Tim Schafer, eh? The great symbol of independent video game development, the formerly trapped auteur who broke free of the system with your cash, then promptly did a Coppola and couldn't get anything done on time or on budget. Right now there's probably about sixty-five executives laughing, feet up in their super-villain shaming boardrooms, lighting cigars with 100 dollar bills and making the wanker sign to all of us (that's what they do, right?).

And they're right. What's happened to Double Fine - or, more accurately, what it has done to itself - is so drearily predictable that you could have written this copy as soon as the public forked over $3 million on a promise. It's cool for creatives to moan about The Man, as they should. But without boundaries in place, this is what happens, with alarming regularity.

Look at the aforementioned Francis Ford Coppola. Running wild on the success of The Godfather and its sequel, plus The Conversation, he went to the Philippines to shoot Apocalypse Now, which he financed, in part, by himself. He was going to own that sucker. Instead, it ended up owning him, as budget overruns, heart attacks, and natural disasters inflated the budget. It all turned out fine, of course, but only after years in the jungle and a studio having to step in and put up some cash.

But that was a film, I hear you cry. Of course it ran over: Coppola seemed to be insane, after all. Good point. So here's a slightly different example, from Hideo Kojima himself. Remember MGS2? Remember when it was going to be the greatest game of all time? Remember when it turned out to be a crazy, bloated, mess of a game that is one of the most disappointing sequels of all time? Why? Because Konami let 'Krazy Koj' - who admittedly did create the brilliant original - run riot. It turned out to be bobbins. Kojima was the hottest designer in the world, and no idea was too stupid, or too confusing, to be denied. Even though it wasn't technically his second game, Kojima was set free to do everything that he wanted (see also the Wachowski siblings) and fell into the textbook definition of second-system effect.

No restrictions means no-one telling you that what you're doing is wrong, and having creative control clustered around a few people - with no oversight - means that whims will be indulged. Just ask John Romero, who came up with Daikatana after Eidos gave him his own studio, a ton of money, and no-one to answer to but his own ego (and possibly his hair stylist). Romero ended up lost in a cycle of technological catch-up, much like his contemporary George Broussard, and didn't know when to stop, bloating his game beyond all reason.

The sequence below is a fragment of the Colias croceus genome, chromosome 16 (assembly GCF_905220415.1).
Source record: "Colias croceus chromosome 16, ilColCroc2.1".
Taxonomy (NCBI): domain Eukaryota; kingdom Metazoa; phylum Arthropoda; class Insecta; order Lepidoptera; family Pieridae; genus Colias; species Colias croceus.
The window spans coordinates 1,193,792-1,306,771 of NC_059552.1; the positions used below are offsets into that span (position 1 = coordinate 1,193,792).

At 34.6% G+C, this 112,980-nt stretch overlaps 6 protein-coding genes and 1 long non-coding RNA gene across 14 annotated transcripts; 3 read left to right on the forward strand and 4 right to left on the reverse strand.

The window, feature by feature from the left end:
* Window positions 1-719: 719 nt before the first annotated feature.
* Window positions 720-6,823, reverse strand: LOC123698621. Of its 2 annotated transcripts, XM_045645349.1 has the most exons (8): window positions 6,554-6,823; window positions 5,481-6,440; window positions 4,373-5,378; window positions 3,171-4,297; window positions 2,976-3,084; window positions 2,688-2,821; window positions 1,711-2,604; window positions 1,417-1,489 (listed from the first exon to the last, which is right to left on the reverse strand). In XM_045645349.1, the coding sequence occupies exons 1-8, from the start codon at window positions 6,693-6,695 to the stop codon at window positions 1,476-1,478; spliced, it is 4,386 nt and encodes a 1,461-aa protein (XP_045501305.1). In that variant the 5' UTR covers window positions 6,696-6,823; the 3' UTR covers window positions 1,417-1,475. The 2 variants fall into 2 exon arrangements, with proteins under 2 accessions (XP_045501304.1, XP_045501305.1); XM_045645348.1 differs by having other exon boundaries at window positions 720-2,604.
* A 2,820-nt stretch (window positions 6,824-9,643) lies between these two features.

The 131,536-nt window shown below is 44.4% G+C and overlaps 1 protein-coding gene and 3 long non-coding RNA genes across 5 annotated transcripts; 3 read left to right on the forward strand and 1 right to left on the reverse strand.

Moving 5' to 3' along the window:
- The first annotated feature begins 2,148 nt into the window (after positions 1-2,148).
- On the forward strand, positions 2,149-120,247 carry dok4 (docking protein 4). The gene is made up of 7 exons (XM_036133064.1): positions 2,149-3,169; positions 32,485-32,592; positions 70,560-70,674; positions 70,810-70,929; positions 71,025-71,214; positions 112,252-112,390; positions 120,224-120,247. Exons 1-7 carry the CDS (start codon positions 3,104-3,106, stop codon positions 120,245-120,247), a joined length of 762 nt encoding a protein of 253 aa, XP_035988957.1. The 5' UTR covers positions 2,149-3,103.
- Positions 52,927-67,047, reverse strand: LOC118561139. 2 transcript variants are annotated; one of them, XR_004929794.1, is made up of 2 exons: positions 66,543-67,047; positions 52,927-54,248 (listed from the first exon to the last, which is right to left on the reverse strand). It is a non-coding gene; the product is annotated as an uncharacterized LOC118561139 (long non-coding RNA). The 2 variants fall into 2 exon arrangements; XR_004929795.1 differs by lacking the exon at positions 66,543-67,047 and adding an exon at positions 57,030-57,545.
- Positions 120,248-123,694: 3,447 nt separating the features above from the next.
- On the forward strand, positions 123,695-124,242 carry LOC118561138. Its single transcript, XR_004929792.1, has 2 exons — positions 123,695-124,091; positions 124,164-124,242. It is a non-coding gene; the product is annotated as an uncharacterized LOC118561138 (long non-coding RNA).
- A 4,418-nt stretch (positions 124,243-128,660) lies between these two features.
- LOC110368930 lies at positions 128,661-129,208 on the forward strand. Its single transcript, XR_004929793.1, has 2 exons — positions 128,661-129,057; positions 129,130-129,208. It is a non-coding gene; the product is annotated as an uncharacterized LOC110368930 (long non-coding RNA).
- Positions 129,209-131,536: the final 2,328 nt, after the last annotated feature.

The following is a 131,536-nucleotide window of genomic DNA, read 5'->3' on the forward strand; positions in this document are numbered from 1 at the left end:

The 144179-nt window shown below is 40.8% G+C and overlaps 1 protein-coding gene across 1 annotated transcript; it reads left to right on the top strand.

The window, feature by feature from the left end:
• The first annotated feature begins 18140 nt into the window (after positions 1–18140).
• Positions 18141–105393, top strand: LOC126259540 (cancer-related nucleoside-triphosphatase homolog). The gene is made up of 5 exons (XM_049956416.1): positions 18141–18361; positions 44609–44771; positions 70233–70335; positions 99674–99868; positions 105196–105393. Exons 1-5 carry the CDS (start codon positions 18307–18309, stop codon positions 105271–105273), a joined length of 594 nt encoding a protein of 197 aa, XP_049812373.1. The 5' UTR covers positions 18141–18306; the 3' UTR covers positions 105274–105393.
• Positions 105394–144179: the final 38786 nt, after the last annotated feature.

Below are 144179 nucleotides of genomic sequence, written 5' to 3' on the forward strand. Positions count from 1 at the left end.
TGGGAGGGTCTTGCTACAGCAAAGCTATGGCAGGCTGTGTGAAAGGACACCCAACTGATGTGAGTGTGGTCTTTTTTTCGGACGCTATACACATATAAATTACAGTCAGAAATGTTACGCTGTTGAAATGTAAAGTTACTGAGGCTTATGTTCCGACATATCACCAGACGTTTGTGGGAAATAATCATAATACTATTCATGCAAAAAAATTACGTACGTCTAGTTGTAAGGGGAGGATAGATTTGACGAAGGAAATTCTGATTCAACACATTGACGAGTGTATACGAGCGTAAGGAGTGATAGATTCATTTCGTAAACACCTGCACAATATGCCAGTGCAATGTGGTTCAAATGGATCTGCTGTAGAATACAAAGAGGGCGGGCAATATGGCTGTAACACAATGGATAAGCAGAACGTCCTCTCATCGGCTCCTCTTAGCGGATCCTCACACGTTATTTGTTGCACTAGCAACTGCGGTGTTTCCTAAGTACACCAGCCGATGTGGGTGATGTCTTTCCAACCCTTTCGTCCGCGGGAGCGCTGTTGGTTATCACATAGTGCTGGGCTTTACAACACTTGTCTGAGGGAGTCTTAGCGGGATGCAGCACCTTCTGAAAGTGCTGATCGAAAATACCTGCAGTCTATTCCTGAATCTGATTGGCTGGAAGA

So it's a little worrying when Schafer himself says he's made "too much game". I'm not saying that Broken Age will be as bad as the previous examples. It may well even be excellent. Is Tim Schafer a bad dude? No. Is he an awesomely creative individual responsible for some of video gaming's finest moments? Yes. Did he get massively overwhelmed, overconfident, overexcited? Yes. Maybe. Either way, he asked for $400,000, got $3 million, and by his own admission designed too much content.

Which, really, isn't an excuse. Building a video game isn't as simple as just designing something: it's iteration after iteration after iteration, and adding more people or mechanics doesn't solve the problem - it worsens it. Schafer knows this, of course. As such, he ought to know better than to make the mistakes that he has.

But then again, should he? Has it been his job to oversee this stuff in the past? Or was he, the creator, merely told to come up with something and prodded back into line when he didn't do it how the publisher wanted? Maybe. Executives might be assholes - or come across as such - but they get paid so that the creator doesn't run amok.

Speaking of creating, there's also the uncomfortable question of why did Double Fine take on Massive Chalice - and Kickstart it, no less - when it should have been obvious to everyone at the studio that the game people had already paid for was nowhere near done?

I want Broken Age to be good, because Schafer is a wonderful designer, and seems like a nice enough guy. But the simple fact is that the poster child for Kickstarter has just shown cutting The Man out of the equation isn't enough. It never has been, and never will. Creatives need oversight. And without that, we'll be back here again and again, and

Editor's Note: Unfortunately Steve wrote 'too much words' and as such the rest of the article will be published next year.